• Multiuser — Not only can you have many user accounts available on a Linux system, you can also have multiple users logged in and working on the system at the same time. Users can have their own environments arranged the way they want: their own home directory for storing files and their own desktop interface (with icons, menus, and applications arranged to suit them). User accounts can be password-protected, so that users can control who has access to their applications and data.
• Multitasking — In Linux, it is possible to have many programs running at the same time, which means that not only can you have many programs going at once, but that the Linux operating system can itself have programs running in the background. Many of these system processes make it possible for Linux to work as a server, with these background processes listening to the network for requests to log in to your system, view a Web page, print a document, or copy a file. These background processes are referred to as daemons.
• Hardware support — You can configure support for almost every type of hardware that can be connected to a computer. There is support for floppy disk drives, CDs, removable disks (such as DVDs and USB flash drives), sound cards, tape devices, video cards, and most anything else you can think of. As device interfaces, such as USB and FireWire, have been added to computers, support for those devices has been added to Linux as well.
For Linux to support a hardware device, Linux needs a driver, a piece of software that interfaces between the Linux kernel and the device. Drivers are available in the Linux kernel to support hundreds of computer hardware components that can be added or removed as needed.
• Networking connectivity — To connect your Linux system to a network, Linux offers support for a variety of local area network (LAN) network interface cards (NICs), modems, and serial devices. In addition to LAN protocols, such as Ethernet (both wired and wireless), all the most popular upper-level networking protocols can be built-in. The most popular of these protocols is TCP/IP (used to connect to the Internet). Other protocols, such as IPX (for Novell networks) and X.25 (a packet-switching network type that is popular in Europe), are also available.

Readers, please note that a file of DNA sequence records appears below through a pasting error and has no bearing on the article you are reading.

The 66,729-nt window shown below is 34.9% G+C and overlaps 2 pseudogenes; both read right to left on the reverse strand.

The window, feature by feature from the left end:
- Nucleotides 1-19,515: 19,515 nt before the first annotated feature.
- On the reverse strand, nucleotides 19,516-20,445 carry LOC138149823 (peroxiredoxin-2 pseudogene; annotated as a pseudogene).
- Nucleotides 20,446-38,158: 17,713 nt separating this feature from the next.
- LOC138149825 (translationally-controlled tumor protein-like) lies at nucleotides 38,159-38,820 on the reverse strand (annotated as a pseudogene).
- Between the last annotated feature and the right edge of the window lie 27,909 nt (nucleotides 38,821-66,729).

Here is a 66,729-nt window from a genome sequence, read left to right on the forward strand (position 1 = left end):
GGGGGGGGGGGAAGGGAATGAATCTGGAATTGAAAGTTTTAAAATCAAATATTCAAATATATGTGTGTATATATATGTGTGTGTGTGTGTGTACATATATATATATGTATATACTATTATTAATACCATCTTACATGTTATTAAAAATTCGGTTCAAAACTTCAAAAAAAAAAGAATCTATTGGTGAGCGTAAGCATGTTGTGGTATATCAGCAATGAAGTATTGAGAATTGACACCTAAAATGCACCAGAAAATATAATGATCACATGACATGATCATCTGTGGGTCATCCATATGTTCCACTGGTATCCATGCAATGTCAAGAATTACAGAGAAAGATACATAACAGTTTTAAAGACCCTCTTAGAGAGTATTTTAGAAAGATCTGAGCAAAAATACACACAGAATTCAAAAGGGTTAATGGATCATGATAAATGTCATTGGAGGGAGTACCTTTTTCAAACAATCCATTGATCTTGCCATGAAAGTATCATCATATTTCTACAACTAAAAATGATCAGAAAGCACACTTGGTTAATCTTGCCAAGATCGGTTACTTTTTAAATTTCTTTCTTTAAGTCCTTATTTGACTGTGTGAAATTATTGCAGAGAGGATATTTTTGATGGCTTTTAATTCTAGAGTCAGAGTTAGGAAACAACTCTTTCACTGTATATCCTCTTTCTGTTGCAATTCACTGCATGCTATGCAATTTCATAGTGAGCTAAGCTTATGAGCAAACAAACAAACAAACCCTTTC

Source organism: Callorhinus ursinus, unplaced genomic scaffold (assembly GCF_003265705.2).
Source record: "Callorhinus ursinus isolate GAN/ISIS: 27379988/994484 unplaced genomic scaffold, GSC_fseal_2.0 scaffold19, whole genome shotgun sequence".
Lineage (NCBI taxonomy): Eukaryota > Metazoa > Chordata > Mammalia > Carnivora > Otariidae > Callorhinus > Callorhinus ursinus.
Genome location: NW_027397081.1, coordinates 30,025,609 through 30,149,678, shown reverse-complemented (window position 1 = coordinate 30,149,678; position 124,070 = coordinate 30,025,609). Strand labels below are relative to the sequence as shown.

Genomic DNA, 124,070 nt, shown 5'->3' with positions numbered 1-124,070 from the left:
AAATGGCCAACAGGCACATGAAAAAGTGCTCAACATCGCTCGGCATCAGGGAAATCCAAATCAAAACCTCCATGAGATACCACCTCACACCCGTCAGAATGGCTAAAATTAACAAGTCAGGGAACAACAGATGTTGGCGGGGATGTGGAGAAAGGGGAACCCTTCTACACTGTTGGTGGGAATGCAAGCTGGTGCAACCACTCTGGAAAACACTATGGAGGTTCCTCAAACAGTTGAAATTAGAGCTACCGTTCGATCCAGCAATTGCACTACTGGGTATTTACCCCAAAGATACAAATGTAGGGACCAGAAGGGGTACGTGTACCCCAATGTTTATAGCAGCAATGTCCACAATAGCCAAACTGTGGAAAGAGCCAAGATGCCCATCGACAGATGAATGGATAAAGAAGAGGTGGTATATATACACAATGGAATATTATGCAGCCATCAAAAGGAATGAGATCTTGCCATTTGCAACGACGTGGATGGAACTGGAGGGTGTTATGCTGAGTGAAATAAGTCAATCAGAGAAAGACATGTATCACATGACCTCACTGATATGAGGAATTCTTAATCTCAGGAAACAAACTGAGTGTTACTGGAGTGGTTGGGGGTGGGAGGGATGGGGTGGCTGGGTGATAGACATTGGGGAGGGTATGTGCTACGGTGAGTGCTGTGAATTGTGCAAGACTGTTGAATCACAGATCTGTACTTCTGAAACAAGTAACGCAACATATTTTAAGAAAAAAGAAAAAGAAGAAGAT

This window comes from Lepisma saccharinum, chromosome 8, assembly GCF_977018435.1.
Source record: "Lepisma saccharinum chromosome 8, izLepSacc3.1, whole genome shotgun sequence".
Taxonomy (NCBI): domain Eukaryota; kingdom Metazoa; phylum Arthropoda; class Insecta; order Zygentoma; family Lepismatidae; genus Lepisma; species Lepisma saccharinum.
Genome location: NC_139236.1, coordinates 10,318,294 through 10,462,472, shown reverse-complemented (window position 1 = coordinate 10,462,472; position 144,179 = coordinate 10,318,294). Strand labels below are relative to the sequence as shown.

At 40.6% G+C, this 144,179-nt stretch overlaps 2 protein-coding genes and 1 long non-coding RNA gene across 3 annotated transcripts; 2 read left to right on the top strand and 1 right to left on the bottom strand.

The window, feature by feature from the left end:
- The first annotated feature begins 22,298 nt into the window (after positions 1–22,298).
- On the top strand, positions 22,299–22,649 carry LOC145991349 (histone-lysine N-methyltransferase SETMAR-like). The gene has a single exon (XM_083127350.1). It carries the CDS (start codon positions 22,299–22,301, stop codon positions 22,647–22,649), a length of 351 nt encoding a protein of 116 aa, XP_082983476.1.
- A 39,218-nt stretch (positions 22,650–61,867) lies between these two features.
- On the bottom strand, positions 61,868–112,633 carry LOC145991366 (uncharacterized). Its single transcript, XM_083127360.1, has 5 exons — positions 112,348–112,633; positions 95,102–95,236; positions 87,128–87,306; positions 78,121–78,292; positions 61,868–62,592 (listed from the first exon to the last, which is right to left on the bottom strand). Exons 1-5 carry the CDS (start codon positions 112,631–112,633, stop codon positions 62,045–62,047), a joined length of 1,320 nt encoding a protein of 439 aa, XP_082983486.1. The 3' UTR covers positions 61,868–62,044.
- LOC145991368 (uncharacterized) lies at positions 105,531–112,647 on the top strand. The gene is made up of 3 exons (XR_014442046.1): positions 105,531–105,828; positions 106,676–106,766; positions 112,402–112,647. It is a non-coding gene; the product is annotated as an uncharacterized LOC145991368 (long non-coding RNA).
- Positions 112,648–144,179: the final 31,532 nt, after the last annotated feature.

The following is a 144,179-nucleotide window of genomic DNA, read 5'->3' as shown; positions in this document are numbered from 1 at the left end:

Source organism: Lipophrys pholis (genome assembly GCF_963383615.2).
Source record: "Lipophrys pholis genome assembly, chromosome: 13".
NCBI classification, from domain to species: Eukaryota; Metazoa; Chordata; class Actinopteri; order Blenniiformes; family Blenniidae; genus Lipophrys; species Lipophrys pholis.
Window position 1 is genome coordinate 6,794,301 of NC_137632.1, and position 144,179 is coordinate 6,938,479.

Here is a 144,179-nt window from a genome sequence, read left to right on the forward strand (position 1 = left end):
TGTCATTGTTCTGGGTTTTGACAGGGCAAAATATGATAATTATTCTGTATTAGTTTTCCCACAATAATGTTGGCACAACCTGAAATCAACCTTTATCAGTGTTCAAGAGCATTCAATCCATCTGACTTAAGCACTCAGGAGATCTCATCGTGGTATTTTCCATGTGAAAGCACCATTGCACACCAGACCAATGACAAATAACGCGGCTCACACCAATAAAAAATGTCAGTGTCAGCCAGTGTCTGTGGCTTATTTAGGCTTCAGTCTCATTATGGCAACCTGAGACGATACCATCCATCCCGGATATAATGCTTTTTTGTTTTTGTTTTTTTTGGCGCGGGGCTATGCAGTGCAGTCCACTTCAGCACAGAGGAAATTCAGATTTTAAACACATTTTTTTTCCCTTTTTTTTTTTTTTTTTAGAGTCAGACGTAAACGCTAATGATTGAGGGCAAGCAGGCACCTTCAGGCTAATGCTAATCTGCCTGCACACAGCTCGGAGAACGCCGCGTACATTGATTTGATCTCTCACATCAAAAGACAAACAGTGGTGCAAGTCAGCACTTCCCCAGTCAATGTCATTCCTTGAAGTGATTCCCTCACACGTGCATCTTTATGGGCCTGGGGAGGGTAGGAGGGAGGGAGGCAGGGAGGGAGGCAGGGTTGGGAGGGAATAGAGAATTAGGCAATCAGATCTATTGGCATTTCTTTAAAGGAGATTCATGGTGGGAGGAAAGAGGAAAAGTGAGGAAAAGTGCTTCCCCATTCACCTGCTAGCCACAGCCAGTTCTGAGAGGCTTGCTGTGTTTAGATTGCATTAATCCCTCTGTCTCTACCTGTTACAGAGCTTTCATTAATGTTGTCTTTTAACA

• Network servers — Providing networking services to the client computers on the LAN or to the entire Internet is what Linux does best. A variety of software packages are available that enable you to use Linux as a print server, file server, FTP server, mail server, Web server, news server, or workgroup (DHCP or NIS) server.
To make a Linux distribution useful, components need to be added on top of the Linux kernel. For humans to access a Linux system, they can enter commands to a shell or use graphical interfaces to open menus, windows, and icons. Then you need actual applications to run. In particular, a useful Linux desktop system includes the following:
• Graphical user interface (X Window System) — The powerful framework for working with graphical applications in Linux is referred to as the X Window System (or simply X). X handles the functions of opening X-based graphical user interface (GUI) applications and displaying them on an X server process (the process that manages your screen, mouse, and keyboard).
On top of X, you use an X-based desktop environment to provide a desktop metaphor and window manager to provide the look-and-feel of your GUI (icons, window frames, menus, and colors, or a combination of those items called themes). There are a few desktop environments and and even more window managers to choose from. (Fedora focuses on the GNOME and KDE desktop environments, but also has several other desktop environments, such as Xfce, and window managers, such as Blackbox and AfterStep, available. )
• Application support — Because of compatibility with POSIX and several different application programming interfaces (APIs), a wide range of free and open source software is available for Linux systems. Compatibility with the GNU C libraries is a major reason for the wide-ranging application support. Often, making an open source application available to a particular version of Linux can be done by simply recompiling the source code to run on that Linux version.
Source of Information : Wiley - Adobe Fedora Bible 2010 Edition Featuring Fedora Linux